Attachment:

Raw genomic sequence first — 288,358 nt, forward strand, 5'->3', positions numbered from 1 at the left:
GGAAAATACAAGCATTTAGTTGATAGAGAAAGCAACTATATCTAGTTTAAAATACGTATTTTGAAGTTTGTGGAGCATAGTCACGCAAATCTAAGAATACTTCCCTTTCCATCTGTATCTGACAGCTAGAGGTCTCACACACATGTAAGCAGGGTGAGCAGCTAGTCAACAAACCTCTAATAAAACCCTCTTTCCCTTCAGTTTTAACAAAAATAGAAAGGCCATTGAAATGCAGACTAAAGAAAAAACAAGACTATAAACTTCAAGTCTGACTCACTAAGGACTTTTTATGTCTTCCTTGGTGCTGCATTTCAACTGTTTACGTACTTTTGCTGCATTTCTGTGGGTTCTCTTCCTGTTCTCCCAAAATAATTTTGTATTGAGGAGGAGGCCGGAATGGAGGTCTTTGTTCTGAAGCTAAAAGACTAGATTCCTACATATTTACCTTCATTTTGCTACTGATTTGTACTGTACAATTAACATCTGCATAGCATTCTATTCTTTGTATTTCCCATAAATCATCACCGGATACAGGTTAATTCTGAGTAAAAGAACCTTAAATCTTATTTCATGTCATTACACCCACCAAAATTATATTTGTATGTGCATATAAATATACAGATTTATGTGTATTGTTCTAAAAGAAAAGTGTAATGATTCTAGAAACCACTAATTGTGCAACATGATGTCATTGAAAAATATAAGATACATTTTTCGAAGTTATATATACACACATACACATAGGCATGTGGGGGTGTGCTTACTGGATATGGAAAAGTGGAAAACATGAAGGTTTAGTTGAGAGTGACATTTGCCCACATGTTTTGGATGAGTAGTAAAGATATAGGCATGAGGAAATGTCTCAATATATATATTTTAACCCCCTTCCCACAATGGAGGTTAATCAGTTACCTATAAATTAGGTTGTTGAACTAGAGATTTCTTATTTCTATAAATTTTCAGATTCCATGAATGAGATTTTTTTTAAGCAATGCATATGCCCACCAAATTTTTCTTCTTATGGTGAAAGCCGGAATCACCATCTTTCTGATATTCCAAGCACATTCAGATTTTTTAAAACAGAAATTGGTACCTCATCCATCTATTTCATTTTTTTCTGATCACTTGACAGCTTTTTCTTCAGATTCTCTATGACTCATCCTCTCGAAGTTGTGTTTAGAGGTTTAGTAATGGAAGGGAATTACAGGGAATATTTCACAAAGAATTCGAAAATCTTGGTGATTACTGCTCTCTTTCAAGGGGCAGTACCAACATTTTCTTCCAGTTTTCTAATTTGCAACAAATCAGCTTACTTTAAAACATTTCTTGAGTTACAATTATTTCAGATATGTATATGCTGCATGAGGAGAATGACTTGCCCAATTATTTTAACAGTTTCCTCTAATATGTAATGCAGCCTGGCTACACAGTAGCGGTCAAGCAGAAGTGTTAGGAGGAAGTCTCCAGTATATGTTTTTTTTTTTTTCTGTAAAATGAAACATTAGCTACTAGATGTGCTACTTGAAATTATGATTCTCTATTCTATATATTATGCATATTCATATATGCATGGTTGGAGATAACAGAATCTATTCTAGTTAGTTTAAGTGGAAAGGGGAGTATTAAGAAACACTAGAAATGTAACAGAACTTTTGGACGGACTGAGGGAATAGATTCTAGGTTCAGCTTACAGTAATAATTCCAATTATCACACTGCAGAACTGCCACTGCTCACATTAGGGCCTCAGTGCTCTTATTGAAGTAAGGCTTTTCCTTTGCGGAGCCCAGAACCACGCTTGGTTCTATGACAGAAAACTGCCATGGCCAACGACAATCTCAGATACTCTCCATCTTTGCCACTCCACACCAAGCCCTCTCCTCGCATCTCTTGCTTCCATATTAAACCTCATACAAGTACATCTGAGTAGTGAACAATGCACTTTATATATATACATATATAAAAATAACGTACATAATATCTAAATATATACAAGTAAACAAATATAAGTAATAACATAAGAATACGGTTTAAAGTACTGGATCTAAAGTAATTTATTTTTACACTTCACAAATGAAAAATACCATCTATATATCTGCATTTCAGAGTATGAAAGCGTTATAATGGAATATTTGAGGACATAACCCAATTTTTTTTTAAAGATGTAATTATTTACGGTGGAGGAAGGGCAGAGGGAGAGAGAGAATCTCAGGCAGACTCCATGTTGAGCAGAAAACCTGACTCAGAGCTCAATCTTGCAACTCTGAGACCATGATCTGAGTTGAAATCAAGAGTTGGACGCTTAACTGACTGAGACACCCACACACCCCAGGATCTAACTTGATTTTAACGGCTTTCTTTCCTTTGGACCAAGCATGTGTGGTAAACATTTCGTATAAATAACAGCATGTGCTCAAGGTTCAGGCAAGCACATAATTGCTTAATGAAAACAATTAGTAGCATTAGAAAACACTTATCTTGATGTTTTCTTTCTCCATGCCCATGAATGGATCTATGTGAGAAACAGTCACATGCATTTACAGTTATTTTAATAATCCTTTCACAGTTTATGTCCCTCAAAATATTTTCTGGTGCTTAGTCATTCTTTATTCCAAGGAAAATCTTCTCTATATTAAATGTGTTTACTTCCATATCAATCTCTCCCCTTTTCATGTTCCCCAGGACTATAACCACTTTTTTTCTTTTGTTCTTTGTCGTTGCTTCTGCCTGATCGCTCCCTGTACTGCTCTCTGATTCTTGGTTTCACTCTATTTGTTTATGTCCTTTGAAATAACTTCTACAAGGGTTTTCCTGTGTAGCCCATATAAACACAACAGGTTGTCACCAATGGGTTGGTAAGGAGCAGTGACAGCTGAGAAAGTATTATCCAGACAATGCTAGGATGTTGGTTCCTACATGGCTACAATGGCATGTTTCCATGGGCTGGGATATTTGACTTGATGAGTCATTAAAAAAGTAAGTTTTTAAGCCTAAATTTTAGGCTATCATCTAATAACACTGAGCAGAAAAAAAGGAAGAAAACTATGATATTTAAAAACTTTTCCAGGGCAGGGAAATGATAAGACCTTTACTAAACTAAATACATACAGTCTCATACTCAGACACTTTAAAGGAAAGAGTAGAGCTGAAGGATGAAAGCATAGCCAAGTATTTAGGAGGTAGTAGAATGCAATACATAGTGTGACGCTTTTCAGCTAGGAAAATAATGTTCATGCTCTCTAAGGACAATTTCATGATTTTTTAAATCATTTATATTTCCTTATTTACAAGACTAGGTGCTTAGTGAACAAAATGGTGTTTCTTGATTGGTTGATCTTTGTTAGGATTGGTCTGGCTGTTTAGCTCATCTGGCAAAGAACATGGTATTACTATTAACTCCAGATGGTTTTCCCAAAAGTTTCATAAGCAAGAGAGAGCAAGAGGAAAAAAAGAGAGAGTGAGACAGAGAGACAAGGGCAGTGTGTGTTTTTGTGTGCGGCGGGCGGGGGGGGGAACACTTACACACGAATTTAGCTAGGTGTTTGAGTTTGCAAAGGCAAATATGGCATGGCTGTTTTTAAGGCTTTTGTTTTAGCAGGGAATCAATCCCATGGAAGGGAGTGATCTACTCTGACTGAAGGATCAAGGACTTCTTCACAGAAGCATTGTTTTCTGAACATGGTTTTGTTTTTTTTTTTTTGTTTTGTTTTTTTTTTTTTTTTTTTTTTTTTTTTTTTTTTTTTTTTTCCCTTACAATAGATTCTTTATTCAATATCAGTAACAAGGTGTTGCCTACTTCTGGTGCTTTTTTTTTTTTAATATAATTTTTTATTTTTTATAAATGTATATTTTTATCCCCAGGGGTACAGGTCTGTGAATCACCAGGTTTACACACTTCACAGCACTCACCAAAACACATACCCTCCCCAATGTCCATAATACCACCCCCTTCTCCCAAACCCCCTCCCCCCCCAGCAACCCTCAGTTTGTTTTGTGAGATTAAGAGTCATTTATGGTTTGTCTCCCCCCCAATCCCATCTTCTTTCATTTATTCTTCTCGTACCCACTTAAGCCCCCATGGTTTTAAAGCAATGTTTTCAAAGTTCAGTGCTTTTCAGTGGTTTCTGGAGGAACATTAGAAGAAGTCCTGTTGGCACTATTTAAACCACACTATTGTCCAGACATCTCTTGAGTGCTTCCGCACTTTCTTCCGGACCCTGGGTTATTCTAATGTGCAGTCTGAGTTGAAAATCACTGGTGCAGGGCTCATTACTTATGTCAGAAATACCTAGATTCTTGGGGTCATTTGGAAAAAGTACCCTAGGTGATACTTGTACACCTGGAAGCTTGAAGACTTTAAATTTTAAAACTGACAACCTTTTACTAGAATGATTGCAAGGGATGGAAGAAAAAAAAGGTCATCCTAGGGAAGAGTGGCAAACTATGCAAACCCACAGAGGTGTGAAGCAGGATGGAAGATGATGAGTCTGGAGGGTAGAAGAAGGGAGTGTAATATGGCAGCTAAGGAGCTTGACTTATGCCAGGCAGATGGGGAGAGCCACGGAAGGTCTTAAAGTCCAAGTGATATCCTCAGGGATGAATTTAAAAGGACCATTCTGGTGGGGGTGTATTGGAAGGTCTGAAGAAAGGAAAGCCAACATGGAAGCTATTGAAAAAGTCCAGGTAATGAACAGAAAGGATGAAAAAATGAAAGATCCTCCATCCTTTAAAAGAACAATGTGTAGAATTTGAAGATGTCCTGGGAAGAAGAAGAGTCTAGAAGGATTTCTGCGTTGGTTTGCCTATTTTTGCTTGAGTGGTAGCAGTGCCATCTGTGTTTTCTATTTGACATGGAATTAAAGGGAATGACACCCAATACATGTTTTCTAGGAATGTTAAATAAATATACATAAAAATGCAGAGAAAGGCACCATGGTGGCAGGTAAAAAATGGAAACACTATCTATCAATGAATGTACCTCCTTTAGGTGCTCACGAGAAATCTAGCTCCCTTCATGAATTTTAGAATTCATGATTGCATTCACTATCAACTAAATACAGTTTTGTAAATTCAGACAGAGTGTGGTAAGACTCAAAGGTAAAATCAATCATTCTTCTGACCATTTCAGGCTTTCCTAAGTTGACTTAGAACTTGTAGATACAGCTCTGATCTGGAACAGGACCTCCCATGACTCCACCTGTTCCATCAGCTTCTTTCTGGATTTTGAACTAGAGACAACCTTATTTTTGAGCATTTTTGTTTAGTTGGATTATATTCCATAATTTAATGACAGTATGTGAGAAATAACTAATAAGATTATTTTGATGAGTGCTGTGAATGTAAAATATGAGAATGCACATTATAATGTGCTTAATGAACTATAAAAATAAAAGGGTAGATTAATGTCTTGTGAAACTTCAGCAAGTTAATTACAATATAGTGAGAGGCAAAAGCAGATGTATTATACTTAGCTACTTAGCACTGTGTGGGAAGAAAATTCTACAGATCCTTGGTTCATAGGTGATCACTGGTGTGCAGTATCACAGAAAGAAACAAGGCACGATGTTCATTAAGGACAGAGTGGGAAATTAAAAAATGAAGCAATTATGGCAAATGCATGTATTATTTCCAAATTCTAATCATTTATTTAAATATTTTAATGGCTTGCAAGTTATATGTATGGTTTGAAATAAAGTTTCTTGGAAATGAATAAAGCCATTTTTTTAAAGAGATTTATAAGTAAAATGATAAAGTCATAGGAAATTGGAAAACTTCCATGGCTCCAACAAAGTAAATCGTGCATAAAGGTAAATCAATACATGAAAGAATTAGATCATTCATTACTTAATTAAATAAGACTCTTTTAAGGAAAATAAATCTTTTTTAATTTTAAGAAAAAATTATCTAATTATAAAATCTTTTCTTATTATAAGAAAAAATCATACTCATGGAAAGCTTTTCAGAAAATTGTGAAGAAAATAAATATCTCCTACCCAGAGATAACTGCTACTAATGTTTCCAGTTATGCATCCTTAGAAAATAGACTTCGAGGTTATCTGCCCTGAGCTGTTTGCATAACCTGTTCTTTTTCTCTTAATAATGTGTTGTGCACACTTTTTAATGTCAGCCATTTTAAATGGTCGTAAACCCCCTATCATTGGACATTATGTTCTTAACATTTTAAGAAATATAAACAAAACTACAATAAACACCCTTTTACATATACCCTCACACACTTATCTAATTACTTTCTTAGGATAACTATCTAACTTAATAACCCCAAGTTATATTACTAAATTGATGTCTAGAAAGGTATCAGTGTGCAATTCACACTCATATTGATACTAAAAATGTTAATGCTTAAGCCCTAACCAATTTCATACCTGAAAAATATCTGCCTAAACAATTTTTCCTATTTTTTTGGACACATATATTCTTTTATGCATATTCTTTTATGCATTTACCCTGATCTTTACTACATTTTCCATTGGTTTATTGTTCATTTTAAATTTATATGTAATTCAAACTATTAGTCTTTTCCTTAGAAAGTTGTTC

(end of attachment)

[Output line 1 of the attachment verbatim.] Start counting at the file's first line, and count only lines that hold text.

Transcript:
Raw genomic sequence first — 288,358 nt, forward strand, 5'->3', positions numbered from 1 at the left: